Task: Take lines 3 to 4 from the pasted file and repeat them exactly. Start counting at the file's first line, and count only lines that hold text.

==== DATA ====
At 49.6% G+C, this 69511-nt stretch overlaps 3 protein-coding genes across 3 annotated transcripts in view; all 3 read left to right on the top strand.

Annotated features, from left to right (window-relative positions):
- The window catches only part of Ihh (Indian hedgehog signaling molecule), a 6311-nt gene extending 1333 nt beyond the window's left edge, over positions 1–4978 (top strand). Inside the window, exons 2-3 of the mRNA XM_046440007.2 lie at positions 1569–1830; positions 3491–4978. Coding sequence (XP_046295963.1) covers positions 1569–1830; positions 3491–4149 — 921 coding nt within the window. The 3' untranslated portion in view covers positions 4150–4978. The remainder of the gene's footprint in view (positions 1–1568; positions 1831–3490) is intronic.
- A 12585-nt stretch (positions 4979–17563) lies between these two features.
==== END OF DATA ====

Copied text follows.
- The window catches only part of Ihh (Indian hedgehog signaling molecule), a 6311-nt gene extending 1333 nt beyond the window's left edge, over positions 1–4978 (top strand). Inside the window, exons 2-3 of the mRNA XM_046440007.2 lie at positions 1569–1830; positions 3491–4978. Coding sequence (XP_046295963.1) covers positions 1569–1830; positions 3491–4149 — 921 coding nt within the window. The 3' untranslated portion in view covers positions 4150–4978. The remainder of the gene's footprint in view (positions 1–1568; positions 1831–3490) is intronic.
- A 12585-nt stretch (positions 4979–17563) lies between these two features.